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N Korea at crossroads

Moon steps up efforts to coax Kim to Seoul

South Korean president seeks a leg up on public support

People wear masks of South Korean President Moon Jae-in and North Korean leader Kim Jong Un at a pro-unification rally in Seoul on April 25.   © Reuters

SEOUL -- South Korean President Moon Jae-in is scrambling to nail down a visit by North Korean leader Kim Jong Un in hopes of bolstering his sagging public approval, though a lack of progress in U.S.-North Korea talks stands in the way.

"The possibility is open" for Kim to visit Seoul by the end of the year, Moon told South Korean media Saturday on his flight out of Buenos Aires, where he attended the Group of 20 summit.

"It's up to Chairman Kim," he said, stressing that South Korea is ready to address the North's concerns about the safety of its leader.

The two sides agreed at a September summit to have Kim visit Seoul some time this year. They had been considering dates in mid-December, but North Korea recently asked to postpone, according to South Korean reports. Inter-Korean ties appear to have taken a back seat as the North focuses on mounting obstacles to its biggest goal: a second summit with U.S. President Donald Trump.

Trump on Friday said Kim visiting Seoul would increase momentum for denuclearization talks between the U.S. and North Korea, according to Moon. The South hopes the comment will help convince Kim to go through with the trip.

The South Korean government appears to have already secured rooms at several luxury hotels in Seoul on Dec. 13 and 14. The restaurant at the top of N Seoul Tower, which offers sweeping views of the city, is also not taking reservations from the public on those dates.

Moon desperately wants to make progress with North Korea given mounting public dissatisfaction at home. His minimum wage hike and other economic policies have been unsuccessful. He is now even facing heavy pushback from traditional allies like labor unions. While his approval rating recovered to about 60% following the North-South summit in September, it is once again on a downtrend, hitting 53% at the end of last week.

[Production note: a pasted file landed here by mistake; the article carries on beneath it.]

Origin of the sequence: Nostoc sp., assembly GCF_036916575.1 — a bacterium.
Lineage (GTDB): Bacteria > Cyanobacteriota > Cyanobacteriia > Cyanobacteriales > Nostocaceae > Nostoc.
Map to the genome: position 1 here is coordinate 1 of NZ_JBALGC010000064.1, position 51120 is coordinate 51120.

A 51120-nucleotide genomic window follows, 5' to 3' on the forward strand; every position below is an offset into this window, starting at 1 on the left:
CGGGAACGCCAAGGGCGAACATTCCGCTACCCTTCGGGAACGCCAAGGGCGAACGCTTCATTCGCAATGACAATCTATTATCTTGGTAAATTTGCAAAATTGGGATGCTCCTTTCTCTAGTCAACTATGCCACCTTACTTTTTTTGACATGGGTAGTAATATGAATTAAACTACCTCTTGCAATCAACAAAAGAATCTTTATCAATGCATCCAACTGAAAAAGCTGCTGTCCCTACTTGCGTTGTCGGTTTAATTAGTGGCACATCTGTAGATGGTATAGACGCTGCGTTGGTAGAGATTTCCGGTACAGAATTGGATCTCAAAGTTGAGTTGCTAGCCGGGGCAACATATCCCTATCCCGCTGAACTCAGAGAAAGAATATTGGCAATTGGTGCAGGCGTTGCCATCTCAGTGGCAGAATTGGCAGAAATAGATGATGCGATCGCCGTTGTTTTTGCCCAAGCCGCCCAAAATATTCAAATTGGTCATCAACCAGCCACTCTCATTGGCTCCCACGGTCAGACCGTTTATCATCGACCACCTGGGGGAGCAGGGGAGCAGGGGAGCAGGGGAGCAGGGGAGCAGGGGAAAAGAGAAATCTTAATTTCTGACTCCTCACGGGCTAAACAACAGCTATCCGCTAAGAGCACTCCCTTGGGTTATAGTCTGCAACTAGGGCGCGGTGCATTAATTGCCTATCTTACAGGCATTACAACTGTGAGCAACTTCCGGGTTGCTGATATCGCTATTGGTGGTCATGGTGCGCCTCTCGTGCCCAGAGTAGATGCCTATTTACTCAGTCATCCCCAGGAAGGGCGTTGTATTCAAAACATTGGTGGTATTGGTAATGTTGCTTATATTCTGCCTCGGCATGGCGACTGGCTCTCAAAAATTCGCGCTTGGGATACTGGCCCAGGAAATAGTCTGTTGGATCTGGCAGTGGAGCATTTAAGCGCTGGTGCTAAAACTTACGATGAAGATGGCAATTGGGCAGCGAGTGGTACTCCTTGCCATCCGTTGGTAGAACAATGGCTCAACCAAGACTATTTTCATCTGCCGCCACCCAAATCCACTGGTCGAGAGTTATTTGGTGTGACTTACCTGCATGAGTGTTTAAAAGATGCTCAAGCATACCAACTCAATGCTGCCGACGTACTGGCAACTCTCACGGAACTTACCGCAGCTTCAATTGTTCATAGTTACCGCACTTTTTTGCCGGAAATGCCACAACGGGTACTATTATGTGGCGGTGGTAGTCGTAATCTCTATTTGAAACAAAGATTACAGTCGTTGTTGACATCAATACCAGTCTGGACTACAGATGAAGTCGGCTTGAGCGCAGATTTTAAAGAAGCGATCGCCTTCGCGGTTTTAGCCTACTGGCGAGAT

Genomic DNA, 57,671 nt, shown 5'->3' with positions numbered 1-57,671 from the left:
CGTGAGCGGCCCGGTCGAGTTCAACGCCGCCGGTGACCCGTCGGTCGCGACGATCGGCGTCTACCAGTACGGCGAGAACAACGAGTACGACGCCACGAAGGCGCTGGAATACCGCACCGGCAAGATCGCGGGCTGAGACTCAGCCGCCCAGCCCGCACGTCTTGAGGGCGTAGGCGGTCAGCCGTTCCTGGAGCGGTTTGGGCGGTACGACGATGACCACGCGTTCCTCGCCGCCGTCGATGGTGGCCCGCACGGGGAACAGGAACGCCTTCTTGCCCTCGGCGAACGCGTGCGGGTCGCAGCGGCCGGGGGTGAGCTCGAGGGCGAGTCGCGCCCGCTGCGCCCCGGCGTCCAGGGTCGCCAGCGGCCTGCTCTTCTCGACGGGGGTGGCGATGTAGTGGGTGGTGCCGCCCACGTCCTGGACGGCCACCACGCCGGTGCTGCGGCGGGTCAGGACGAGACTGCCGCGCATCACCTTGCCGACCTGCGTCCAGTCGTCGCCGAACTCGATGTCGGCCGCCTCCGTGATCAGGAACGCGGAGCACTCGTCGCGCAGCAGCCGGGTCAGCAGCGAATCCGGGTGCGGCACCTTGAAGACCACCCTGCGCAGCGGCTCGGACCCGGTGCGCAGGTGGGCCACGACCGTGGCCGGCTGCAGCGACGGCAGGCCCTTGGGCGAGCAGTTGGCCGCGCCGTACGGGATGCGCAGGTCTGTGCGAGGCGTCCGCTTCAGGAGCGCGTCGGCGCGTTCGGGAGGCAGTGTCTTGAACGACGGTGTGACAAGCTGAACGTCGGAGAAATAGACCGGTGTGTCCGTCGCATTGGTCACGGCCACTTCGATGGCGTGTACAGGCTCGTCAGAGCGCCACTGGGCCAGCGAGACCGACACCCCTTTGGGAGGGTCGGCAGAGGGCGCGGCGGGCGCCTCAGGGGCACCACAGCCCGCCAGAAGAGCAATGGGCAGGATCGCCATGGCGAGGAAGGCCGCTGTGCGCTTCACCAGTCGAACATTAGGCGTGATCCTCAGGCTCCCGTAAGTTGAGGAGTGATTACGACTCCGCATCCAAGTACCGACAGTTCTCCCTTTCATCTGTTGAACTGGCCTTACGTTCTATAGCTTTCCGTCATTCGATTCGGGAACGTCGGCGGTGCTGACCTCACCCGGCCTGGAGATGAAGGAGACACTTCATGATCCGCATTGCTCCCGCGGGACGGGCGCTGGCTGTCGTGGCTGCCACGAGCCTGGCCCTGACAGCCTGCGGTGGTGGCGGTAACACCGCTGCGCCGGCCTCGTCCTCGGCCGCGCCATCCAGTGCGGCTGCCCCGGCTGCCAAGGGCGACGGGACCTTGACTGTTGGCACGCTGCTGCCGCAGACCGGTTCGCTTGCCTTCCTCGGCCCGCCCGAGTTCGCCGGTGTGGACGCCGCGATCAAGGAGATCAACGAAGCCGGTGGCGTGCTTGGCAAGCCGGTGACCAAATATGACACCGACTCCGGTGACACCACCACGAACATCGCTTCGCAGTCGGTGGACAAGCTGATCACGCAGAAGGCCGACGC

The trip has riled up groups on both sides of the aisle. Progressives sent college students out onto the streets of Seoul to collect signatures supporting the visit. A radical pro-North Korea organization gathered at the heart of the city in November, crying out "Long live Kim Jong Un!" Meanwhile, conservatives continue holding rallies to criticize Moon's conciliatory approach to the North.

Reaction among ordinary citizens has been largely positive. "Political beliefs aside, I welcome the trip if it will lead to peace," a 50-something man said.

"I'm hopeful that I will witness a historic event," said a woman in her 30s. Sixty percent of South Koreans believed Kim's visit will have a positive effect on the denuclearization and peace of the Korean Peninsula, according to an opinion poll conducted at the end of November.

It remains uncertain if Kim's visit to Seoul will materialize. Trump said he and Kim could meet in January or February. But with a meeting between the U.S. and North Korean leaders also up in the air, any inter-Korea summit looks unlikely to yield progress on economic cooperation. In addition, the security of Kim is seen as a grave concern for North Korea owing to the U.S. military's presence in Seoul.

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